You call me up again
just to break me like a promise
Hi, I'm Anna. I love Taylor Swift and cats.

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Who's Taylor Swift anyway? Ew.

my-angel-castiel:

sexyandthethief:

bearpapi:

You really have to give the architect a 5 star thumbs up for his vision in building this place …

the town’s name is dixon

the longer you look at it the funnier it gets

6539milesofloveapart:

abomasnow:

girls are amazing i just watched my friend change 8 times before picking an outfit you girls are so dedicated to looking good i can’t believe there are men out there sitting in their cum stained sweatpants trying to tell you what you’re allowed to wear

thank you

PS: short hair, don’t care. (!!!)

wind in my hair, i was there, i remember it all too well

coachellaspooky:

yet another unrealistic standard for women

“When I was a teenager I felt like we were always being stereotyped as being really intense and dramatic and passionate and hopelessly romantic and excitable, and now in retrospect I think I need to let you know that I think all of those things are amazing. I hope you never lose those things.

To me, Fearless is not the absense of fear. It’s not being completely unafraid. To me, Fearless is having fears. Fearless is having doubts. Lots of them. To me, Fearless is living in spite of those things that scare you to death.”

jas0nwaterfalls:

manamana6672:

missespeon:

outofcontextarthur:

can we talk about how this fucking pbs show aimed at little kids easily talked about how anxiety is stressful but normal

Ok no but can we talk about this entire episode? 

It was called April 9th, and it was actually a response to the 9/11 attacks. It didn’t talk about the attacks themselves, but rather focused on teaching kids to deal with the all of the emotions that they might be feeling as a result. They set up a situation that might evoke similar emotions in children: a massive fire at the school.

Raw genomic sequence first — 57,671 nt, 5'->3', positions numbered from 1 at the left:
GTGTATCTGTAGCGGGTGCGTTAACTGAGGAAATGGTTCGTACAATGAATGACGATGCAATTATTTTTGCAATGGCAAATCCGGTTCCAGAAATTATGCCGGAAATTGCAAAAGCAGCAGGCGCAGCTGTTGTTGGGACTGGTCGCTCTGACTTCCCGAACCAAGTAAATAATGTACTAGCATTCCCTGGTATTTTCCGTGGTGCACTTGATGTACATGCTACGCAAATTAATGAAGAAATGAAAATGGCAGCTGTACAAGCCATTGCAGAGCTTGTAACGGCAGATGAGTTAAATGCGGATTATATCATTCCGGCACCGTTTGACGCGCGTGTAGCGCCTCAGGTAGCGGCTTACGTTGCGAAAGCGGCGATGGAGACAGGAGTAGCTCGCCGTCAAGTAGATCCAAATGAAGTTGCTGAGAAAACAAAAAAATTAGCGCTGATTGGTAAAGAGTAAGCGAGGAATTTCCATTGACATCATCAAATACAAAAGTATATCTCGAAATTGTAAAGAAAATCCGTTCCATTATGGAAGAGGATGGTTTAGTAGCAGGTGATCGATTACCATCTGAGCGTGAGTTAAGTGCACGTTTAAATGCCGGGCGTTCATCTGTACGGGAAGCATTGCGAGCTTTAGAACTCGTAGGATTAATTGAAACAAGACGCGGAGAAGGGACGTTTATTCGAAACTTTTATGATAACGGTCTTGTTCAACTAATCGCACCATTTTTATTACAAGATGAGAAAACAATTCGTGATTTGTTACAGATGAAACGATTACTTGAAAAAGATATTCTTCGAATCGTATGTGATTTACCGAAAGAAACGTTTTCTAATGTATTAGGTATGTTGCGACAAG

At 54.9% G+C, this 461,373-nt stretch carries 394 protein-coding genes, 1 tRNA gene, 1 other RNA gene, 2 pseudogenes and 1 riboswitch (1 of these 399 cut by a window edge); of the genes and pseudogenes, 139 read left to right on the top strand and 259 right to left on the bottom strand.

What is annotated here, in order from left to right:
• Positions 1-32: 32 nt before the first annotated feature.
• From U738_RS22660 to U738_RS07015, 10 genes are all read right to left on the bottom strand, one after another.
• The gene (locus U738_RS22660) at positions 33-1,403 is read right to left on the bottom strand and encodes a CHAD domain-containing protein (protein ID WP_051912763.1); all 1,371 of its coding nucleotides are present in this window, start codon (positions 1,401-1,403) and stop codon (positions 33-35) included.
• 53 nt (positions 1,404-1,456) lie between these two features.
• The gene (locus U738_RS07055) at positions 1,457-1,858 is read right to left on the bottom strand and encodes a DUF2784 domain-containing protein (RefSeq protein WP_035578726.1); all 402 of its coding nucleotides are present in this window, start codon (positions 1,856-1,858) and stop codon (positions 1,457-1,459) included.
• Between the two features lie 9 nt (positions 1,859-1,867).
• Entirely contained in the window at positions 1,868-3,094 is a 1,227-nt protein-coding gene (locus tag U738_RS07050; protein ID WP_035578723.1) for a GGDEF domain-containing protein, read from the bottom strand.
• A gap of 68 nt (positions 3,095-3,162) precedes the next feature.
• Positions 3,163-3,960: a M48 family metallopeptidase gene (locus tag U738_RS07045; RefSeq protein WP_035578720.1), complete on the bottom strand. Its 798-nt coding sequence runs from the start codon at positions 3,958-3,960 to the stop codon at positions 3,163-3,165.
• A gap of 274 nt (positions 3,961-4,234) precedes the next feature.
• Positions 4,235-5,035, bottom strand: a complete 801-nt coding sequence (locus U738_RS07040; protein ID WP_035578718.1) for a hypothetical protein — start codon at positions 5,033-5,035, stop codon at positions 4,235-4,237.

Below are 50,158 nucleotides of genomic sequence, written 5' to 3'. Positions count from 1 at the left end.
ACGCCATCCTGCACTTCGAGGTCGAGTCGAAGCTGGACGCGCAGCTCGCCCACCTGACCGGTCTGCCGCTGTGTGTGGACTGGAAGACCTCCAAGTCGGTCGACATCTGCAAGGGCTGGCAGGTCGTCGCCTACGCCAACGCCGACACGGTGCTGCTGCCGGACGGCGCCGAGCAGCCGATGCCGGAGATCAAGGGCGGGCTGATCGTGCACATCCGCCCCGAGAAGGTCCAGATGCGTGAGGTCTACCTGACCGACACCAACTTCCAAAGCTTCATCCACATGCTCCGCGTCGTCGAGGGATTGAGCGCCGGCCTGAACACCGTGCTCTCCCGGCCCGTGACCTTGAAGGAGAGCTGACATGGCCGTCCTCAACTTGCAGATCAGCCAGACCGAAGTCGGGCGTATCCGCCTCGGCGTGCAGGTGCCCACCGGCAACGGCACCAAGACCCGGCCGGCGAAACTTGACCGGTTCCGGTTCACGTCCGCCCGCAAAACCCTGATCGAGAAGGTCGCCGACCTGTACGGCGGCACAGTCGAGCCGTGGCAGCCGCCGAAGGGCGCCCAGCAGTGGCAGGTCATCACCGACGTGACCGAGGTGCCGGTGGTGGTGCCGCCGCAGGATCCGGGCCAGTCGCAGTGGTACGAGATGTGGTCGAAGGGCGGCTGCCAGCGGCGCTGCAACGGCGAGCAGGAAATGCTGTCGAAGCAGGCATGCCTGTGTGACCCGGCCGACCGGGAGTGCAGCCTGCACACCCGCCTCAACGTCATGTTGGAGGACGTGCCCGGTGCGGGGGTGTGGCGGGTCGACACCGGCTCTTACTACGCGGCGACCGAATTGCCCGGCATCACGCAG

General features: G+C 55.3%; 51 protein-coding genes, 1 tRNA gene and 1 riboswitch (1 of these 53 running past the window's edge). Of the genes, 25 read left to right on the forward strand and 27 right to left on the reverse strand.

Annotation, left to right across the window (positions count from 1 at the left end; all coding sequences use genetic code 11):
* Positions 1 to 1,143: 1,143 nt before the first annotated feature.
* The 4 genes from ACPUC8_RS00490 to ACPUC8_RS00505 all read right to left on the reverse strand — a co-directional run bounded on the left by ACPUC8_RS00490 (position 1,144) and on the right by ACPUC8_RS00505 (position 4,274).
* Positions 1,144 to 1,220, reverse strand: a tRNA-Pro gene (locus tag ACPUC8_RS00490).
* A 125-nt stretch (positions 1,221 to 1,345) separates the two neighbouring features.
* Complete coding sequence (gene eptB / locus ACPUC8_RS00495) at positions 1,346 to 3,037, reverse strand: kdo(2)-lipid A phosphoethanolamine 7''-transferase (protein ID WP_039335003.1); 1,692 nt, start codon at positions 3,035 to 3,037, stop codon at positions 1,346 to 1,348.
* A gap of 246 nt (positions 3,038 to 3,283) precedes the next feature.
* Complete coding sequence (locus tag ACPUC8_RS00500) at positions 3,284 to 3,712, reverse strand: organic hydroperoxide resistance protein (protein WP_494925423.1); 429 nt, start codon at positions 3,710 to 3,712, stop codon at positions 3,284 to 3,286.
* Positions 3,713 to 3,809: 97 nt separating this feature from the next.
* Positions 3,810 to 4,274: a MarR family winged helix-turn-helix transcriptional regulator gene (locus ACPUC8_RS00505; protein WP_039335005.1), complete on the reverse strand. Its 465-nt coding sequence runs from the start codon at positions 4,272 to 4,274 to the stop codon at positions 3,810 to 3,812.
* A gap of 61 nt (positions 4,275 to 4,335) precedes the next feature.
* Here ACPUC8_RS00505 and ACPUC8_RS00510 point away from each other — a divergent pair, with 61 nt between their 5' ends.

Arthur’s dad was in the fire, so (as you can see above), Arthur is constantly worried about his dad’s safety.

Sue Ellen is grieving because her journal, which contained a huge amount of precious memories, was destroyed in the fire. Muffy is confused why she can’t just cheer Sue Ellen up by giving her a new journal.

Buster wasn’t at school that day, and feels confused and guilty that he isn’t sad about the fire like the other kids. He then befriends the school janitor, who has to retire due to an injury that, at his age, is pretty serious.

Binky actually saw the flames, and is constantly traumatized by the event. He doesn’t tell anyone because he feels like he would lose his tough-guy reputation if he admitted that he was scared.

The episode teaches kids that all of these emotions are perfectly normal and natural, that there’s not one right way to feel, and that even if it takes a while, things are going to be okay.

The thing that makes this show so great, in my opinion, is that it knows that kids are intellegent and strong enough to deal with these things if you present them in the right way. It doesn’t hide them, it doesn’t sugar coat them, it just presents them in a way that children can understand and shows them how to deal with them.

pretty incredible

"People haven’t always been there for me, but music always has."

inspired by (x) and (x)

totheinternetandbeyond:

when you think the gif is frozen and you stare at it for like 5 minutes and ur like oh thats just a picture

©   THEME